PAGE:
Eating for Health is a system, not a diet, developed by Dr. Ed Bauman as an alternative to the United States Department of Agriculture (USDA) dietary recommendations and other one-size-fits-all dietary approaches. It seeks to strategically develop food plans for people rather than having them eat according to a food model that has worked for some but not all people. It serves to clear up the confusion engendered by the vast array of supposedly very different popular diets. It features fresh, whole foods that align with people’s needs, preferences, ethnic and cultural backgrounds, with attention paid to changes in seasons, situations, aging and health challenges. The goals of this system are to show the average person how they can obtain optimal amounts of macro-nutrients (proteins, fats, and carbohydrates), micronutrients (vitamins and minerals) and phytonutrients (plant alkaloids with protective value) from food and thereby be less dependent on dietary supplements to fulfill nutritional needs for growth and repair as well as for recovery from injury and illness. Eating for Health emphasizes the intrinsic pleasure of enjoying delicious whole foods on a daily basis, eaten mindfully, to nourish not only one’s physical self but also one’s emotional, mental and spiritual being.
Eating for Health: Philosophy
In Eating for Health, we embrace two powerful maxims — ‘Food is the best medicine’ and ‘Know thyself’—and create a synergy that opens the way to wellness and service.
The Eating for Health model provides a map for healthful eating that draws on a wide array of traditional and modern dietary principles and practices. It aims to teach people to better understand how the chemicals, additives, processing, packaging, and preparation of much of the food they have eaten has contributed to diminished health, while providing guidelines that encourage people to create and enjoy meals based upon fresh, whole foods that suit their cultures, ethnicities, budgets, and preferences. Genetics, biochemistry, psychology, physiology, age, and sensitivities all influence one’s optimal choices of food. Clearly, one size does not fit all with nutrition or shoe selection. It never has and never will.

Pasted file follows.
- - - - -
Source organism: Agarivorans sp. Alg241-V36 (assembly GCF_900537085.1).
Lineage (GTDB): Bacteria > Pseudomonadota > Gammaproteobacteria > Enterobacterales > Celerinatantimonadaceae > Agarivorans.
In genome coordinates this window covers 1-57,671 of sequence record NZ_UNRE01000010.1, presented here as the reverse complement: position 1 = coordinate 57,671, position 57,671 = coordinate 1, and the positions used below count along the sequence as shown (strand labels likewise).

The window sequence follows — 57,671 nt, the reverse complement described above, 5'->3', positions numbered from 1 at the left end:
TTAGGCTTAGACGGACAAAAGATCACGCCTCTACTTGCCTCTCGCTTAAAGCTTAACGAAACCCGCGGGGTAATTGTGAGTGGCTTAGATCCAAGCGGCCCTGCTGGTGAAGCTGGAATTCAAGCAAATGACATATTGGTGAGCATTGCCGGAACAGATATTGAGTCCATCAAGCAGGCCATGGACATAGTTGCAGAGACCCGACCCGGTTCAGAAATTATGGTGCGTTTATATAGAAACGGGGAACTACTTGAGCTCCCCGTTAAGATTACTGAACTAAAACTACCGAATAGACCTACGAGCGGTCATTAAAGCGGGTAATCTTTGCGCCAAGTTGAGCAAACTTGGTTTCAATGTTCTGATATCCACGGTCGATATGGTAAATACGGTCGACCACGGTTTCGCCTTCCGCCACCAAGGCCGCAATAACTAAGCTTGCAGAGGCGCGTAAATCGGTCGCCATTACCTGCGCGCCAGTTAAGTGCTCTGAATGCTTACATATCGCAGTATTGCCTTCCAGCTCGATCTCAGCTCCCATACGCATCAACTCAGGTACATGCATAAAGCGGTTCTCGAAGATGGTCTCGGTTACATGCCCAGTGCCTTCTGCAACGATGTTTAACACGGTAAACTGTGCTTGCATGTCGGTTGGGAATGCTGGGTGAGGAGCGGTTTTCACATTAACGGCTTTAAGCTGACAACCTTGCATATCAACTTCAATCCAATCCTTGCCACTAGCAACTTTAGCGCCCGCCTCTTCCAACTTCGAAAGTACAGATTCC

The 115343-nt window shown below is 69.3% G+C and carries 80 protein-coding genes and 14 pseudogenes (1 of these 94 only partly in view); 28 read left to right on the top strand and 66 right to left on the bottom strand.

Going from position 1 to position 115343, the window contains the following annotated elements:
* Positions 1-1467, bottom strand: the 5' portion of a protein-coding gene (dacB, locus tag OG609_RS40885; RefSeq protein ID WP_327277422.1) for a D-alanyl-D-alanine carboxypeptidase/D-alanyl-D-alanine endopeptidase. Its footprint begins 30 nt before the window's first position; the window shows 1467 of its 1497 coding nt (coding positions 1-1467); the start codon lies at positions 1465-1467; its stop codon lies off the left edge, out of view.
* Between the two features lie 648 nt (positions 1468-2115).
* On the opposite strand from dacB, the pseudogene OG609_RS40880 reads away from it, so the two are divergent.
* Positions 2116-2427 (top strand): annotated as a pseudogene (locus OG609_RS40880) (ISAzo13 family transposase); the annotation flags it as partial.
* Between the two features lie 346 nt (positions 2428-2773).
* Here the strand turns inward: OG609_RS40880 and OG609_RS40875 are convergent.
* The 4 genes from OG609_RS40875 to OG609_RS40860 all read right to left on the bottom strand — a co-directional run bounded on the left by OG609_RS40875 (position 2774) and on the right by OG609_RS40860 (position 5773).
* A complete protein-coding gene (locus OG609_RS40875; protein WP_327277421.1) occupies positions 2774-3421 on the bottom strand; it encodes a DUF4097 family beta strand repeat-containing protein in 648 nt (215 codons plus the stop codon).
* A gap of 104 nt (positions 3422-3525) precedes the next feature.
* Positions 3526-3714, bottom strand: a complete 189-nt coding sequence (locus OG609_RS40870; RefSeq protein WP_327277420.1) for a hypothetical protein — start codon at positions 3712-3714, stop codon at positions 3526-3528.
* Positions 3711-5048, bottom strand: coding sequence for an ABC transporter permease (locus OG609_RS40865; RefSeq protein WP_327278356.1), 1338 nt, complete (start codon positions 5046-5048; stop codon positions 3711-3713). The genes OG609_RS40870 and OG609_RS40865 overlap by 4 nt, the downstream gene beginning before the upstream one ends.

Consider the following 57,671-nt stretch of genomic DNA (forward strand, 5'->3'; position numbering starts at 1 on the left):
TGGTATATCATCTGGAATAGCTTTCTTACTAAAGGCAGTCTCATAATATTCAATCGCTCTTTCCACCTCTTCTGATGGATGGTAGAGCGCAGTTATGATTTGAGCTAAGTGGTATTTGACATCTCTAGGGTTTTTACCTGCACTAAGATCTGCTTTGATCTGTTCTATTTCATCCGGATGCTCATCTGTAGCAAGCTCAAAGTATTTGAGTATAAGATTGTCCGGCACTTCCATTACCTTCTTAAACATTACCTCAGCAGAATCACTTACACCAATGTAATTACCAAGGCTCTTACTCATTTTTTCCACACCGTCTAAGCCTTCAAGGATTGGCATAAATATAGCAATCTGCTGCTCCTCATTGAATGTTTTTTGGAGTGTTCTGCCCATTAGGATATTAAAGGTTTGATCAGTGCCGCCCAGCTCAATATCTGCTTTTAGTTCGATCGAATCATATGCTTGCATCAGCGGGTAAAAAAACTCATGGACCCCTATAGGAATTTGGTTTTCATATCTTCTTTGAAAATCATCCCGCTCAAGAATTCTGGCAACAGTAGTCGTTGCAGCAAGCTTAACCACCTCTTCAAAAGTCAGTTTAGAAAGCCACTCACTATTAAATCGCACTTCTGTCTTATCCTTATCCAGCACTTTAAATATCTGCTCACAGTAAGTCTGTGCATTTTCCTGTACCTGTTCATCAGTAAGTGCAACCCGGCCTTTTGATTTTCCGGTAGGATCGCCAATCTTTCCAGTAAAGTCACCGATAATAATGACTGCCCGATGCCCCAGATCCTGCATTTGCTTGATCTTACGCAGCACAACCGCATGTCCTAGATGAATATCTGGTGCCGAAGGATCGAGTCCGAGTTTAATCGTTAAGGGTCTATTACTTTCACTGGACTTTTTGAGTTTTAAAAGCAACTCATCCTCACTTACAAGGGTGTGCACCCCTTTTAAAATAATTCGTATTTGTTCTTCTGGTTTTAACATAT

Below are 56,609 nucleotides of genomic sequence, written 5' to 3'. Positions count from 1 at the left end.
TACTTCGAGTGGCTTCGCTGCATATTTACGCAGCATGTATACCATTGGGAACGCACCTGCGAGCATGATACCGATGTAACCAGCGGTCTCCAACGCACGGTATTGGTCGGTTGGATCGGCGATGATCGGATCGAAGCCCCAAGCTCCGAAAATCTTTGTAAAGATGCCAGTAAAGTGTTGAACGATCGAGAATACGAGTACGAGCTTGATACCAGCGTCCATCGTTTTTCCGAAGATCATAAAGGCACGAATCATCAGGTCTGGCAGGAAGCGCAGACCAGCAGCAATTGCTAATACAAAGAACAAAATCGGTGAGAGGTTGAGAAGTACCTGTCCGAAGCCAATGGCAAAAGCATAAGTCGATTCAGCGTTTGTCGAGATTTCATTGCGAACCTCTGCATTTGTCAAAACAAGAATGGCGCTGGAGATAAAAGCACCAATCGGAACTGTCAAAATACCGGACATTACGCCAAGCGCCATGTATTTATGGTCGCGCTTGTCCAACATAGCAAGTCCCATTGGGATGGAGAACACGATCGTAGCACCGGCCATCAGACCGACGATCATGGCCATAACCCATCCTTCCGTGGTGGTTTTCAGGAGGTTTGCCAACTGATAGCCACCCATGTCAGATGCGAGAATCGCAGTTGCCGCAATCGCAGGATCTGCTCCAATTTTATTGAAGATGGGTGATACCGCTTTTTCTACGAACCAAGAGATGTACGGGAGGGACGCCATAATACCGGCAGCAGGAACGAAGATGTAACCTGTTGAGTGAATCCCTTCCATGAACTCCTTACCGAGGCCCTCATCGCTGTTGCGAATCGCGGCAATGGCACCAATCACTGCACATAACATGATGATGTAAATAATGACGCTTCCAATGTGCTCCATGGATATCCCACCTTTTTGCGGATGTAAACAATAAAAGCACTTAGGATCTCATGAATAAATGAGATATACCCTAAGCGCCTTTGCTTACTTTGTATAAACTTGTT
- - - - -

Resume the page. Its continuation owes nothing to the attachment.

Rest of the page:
Proper nutrition is a major form of health investing. When a person consistently eats poor quality food, they deplete nutrient reserves in their bones, soft tissues, organs, glands, skin, and hair. They wear the results of being overdrawn nutritionally — an unhealthy appearance — and feel the warning signs of ill health, which typically manifest as fatigue, pain, and mood swings.
The Eating for Health approach is to share current, non-biased research on the health benefits of whole foods, botanicals, nutrient supplementation, lifestyle and exercise to enable individuals to recognize that they have a great power in what they choose to eat, which will impact their energy, mood, body composition and the quality and duration of life. Since every bite of what one eats and each sip one drinks becomes the matrix of their cells, tissues, organs, mind, and body, eating a variety of fresh, whole foods on a daily basis is an essential form of self-care and preventive medicine.